Preferably, said portions comprise peaks in the outputs of the detectors.
Preferably, the spectrometer is a MALDI-TOF spectrometer, although the principle may be applied to other types of mass spectrometers, for example orthogonal extraction TOF mass spectrometers, quadrupole-TOF or sector-TOF mass spectrometers. The principle is applicable to both ion counting and analogue detection systems.
Preferably, the spectrometer includes trapping means for temporarily trapping particles released from the source in a zone adjacent the sample prior to the acceleration of the particles.
The trapping means helps to compensate for variations in particle extraction times from a sample.
Preferably, the trapping means includes means for injecting a gas into that zone to interact with the particles.
The trapping means is an example of ion transport means between the ion source and acceleration region. In other embodiments of the dual detector principle described herein the ion source region may be separated by other forms of ion transport means. The ion transport means may comprise for example a differentially pumped interface or any number of prior stages of mass spectrometric analysis.
The invention will now be described, by way of example only, with reference to the accompanying drawings in which:
FIG. 1 is a diagrammatic sectional side view of a MALDI-TOF mass spectrometer in accordance with the invention;
FIG. 2 is a more detailed sectional side view of a detector for the spectrometer;
FIG. 3 is a diagram showing the paths of two ions through a reflector of the spectrometer;
FIGS. 4 and 5 are simplified representations of signals which are obtained from two detectors of the spectrometer;
FIG. 6 shows a signal derived from the signals from the detectors; and
FIG. 7 is a sectional side view of part of a modified version of the spectrometer.
The spectrometer shown in FIG. 1 has a housing 2 which defines a vacuum chamber 1 and includes an end portion 4 having a sample lock which contains a sample plate 6 for holding a sample to be analysed. The sample lock includes a sealable door (not shown) to provide access to the plate 6 from outside the housing 2, the sample lock includes a further door for sealing the lock from the rest of the chamber 1 so that a sample can be placed on or removed from the plate 6 without having to pressurise the chamber 1.
A pulse laser 8 is situated outside the housing 2 in a position in which light from the laser 8 passes through a window 10 in the housing 2 and onto the sample plate 6. A succession of annular electrodes 12 is interposed between the sample plate 6 and the main body of the housing 2, the central apertures of the electrodes 12 being in alignment with each other so that ions emitted from the sample 6 can pass along a path through the apertures in the electrodes 12 into the main body of the housing 2. That path extends through an annular lens and accelerator unit 14.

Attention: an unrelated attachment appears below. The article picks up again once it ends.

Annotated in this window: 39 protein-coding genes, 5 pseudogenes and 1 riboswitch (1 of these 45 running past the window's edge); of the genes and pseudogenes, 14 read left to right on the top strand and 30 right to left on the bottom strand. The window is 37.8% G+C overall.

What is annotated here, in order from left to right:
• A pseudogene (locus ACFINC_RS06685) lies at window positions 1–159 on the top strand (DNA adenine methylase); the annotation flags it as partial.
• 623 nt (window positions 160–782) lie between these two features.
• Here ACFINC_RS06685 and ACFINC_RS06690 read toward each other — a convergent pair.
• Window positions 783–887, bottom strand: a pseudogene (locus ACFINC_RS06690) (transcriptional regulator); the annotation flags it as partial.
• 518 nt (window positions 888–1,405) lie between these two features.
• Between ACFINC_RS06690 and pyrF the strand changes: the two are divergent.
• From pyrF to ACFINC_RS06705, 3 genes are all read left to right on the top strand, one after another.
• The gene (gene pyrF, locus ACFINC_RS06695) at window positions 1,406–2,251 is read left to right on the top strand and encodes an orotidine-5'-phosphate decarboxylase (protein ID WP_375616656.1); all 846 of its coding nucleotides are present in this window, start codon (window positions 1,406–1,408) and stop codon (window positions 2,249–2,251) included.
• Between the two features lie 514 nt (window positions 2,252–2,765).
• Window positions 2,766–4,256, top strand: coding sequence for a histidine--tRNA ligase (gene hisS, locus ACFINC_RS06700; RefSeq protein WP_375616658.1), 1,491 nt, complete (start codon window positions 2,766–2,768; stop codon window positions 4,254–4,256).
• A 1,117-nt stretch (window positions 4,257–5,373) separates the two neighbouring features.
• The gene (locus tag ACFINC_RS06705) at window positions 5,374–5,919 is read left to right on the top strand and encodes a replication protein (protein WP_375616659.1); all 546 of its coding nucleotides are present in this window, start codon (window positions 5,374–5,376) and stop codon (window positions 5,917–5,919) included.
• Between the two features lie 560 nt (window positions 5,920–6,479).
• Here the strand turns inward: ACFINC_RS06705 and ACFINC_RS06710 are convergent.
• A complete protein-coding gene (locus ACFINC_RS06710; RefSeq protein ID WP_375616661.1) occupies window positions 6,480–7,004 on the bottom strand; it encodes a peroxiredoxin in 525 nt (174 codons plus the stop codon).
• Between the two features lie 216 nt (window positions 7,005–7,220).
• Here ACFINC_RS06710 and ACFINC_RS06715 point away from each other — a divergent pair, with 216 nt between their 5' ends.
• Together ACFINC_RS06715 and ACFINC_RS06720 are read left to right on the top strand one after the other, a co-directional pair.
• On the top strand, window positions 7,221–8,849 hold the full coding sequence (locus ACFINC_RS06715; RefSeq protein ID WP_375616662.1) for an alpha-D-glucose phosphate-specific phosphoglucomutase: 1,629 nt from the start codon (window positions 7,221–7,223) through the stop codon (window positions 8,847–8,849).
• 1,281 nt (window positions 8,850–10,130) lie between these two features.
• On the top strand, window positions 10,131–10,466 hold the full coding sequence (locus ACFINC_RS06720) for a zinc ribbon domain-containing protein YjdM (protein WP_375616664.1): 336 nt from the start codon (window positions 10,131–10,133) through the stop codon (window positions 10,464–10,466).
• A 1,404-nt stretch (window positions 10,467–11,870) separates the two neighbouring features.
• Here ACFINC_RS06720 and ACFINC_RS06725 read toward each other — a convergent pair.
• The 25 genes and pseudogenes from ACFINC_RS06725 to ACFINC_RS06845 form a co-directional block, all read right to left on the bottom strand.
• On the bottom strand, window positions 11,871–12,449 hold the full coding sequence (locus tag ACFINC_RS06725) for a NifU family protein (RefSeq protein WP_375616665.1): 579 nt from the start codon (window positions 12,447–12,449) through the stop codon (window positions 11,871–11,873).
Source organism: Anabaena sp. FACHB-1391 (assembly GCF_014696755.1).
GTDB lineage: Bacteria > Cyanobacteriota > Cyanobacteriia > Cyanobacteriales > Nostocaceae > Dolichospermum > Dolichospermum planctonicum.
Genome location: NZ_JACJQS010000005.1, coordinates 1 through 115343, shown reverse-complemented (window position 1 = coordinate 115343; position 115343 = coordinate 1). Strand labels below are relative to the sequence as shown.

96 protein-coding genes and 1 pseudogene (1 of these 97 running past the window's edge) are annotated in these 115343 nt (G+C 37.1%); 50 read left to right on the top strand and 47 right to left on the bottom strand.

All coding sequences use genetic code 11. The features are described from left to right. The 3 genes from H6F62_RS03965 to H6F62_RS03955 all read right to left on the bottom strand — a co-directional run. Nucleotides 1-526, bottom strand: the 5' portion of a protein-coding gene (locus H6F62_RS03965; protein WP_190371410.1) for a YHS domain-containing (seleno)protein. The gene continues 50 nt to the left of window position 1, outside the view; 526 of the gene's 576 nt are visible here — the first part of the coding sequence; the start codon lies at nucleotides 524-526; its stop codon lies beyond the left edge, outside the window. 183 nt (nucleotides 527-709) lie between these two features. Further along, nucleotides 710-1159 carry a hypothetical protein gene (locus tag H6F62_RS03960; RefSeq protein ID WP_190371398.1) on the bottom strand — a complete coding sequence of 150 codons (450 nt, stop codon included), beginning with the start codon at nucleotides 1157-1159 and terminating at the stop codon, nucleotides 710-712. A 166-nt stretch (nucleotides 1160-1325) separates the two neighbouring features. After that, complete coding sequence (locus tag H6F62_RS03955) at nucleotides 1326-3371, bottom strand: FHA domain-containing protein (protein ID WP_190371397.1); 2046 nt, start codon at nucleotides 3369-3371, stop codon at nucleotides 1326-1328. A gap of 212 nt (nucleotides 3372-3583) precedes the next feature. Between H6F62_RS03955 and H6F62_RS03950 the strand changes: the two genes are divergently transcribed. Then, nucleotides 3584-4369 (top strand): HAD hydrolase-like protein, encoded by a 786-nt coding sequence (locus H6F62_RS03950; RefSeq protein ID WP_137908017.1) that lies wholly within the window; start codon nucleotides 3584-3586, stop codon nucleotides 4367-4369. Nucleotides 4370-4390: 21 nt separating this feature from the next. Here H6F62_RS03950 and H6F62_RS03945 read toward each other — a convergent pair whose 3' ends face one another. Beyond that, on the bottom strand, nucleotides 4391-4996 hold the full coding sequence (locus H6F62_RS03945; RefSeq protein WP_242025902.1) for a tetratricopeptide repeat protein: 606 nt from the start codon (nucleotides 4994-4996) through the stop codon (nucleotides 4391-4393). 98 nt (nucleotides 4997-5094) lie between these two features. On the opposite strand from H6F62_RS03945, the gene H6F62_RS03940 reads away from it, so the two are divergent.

The lens/accelerator unit functions as a lens in normal operation to provide some focusing of the beam in order to improve transmission through the instrument. The lens/accelerator unit is situated after an ion gate. The ion gate in this embodiment consists of wires which can carry voltages of alternating polarity to deflect the ion beam away from the normal path so it does not reach the detectors. If voltages to the gate are switched off at a particular instant in time when ions of a particular m/z ratio arrive at the gate, they will be transmitted through the instrument. The gate is used in the post source decay (PSD) mode of the instrument. PSD refers to the fragmentation of ions after they have been extracted from the ion source. PSD fragment ions have different kinetic energies from the parent ion from which they are derived but travel with nearly the same velocity. Thus, each m/z parent ion and its PSD fragment ions will arrive at the ion gate at essentially the same time and can be gated into the instrument while all other m/z parent ions are rejected.
An ion once selected by the ion gate can be distinguished from its PSD fragments by subjecting all the ions to electric fields. IN PSD mode, the lens accelerator unit functions as an accelerator to accelerate all the ions to high energy. This means the relative energy difference between the PSD fragment ions is reduced to increase the mass resolution of the recorded mass spectrum. The chamber has an inner skin in the form of a conductive liner 28, which can be floated to voltages different to that of the vacuum chamber wall. In PSD mode of operation the liner is floated to high voltages (negative in the case of positive ions) in order to maintain the high energy of the ions after acceleration by the lens/accelerator unit.